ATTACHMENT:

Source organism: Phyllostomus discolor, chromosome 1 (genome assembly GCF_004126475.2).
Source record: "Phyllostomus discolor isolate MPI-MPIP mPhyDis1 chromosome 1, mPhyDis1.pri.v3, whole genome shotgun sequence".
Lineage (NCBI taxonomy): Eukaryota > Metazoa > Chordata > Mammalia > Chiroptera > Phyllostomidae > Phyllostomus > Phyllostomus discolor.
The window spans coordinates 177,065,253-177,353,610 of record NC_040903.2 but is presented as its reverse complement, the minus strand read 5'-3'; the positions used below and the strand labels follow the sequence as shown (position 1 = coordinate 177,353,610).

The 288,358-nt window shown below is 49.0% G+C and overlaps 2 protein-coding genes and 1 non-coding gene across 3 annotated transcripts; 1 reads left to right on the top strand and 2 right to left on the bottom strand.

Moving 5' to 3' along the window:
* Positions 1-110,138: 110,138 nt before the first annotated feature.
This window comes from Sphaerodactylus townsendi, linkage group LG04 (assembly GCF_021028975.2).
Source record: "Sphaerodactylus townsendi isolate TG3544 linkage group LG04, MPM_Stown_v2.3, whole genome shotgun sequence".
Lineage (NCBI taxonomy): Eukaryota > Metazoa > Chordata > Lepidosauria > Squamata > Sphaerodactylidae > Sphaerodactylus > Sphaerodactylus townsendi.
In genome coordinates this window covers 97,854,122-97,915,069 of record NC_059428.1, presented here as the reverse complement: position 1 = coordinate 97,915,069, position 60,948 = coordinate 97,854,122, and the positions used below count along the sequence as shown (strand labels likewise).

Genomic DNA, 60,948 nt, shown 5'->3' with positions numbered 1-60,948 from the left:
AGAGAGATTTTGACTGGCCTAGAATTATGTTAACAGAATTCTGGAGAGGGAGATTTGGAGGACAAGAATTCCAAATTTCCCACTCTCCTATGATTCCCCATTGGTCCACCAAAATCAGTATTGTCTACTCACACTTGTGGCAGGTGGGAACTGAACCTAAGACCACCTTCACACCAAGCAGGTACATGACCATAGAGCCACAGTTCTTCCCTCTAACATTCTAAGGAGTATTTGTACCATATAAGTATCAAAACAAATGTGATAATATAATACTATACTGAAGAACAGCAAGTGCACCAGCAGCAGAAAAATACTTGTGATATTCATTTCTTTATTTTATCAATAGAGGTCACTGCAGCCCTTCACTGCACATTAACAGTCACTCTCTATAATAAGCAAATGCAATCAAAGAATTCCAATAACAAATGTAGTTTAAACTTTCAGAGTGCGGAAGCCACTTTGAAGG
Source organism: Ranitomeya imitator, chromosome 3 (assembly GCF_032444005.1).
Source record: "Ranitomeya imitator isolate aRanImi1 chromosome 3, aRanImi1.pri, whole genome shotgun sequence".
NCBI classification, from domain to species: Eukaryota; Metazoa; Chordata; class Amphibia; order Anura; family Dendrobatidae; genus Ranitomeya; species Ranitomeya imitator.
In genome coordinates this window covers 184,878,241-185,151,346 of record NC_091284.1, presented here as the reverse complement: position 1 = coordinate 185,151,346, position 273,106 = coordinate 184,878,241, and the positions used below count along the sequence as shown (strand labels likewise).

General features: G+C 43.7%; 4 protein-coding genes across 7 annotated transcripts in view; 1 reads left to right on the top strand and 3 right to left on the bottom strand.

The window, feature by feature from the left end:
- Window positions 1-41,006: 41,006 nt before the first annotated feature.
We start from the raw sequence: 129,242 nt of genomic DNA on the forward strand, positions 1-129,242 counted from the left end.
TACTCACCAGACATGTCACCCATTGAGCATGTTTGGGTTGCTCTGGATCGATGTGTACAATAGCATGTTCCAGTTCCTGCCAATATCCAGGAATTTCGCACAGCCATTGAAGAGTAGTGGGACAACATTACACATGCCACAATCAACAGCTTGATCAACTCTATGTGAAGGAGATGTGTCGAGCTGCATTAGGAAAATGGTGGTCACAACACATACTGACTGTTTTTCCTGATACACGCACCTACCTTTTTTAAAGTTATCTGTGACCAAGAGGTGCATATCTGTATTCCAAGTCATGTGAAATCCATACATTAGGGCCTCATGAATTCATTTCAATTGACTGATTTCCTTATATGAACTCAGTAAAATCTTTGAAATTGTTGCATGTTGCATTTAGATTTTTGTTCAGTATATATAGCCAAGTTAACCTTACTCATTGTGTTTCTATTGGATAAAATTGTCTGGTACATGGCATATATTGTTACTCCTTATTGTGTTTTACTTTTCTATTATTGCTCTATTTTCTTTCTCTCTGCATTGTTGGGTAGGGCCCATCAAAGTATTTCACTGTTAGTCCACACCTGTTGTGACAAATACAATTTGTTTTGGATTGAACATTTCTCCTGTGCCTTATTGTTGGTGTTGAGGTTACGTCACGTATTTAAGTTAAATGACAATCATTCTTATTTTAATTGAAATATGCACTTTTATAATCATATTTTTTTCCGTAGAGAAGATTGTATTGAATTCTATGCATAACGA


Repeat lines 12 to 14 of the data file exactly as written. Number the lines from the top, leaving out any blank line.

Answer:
Genomic DNA, 60,948 nt, shown 5'->3' with positions numbered 1-60,948 from the left:
AGAGAGATTTTGACTGGCCTAGAATTATGTTAACAGAATTCTGGAGAGGGAGATTTGGAGGACAAGAATTCCAAATTTCCCACTCTCCTATGATTCCCCATTGGTCCACCAAAATCAGTATTGTCTACTCACACTTGTGGCAGGTGGGAACTGAACCTAAGACCACCTTCACACCAAGCAGGTACATGACCATAGAGCCACAGTTCTTCCCTCTAACATTCTAAGGAGTATTTGTACCATATAAGTATCAAAACAAATGTGATAATATAATACTATACTGAAGAACAGCAAGTGCACCAGCAGCAGAAAAATACTTGTGATATTCATTTCTTTATTTTATCAATAGAGGTCACTGCAGCCCTTCACTGCACATTAACAGTCACTCTCTATAATAAGCAAATGCAATCAAAGAATTCCAATAACAAATGTAGTTTAAACTTTCAGAGTGCGGAAGCCACTTTGAAGG
Source organism: Ranitomeya imitator, chromosome 3 (assembly GCF_032444005.1).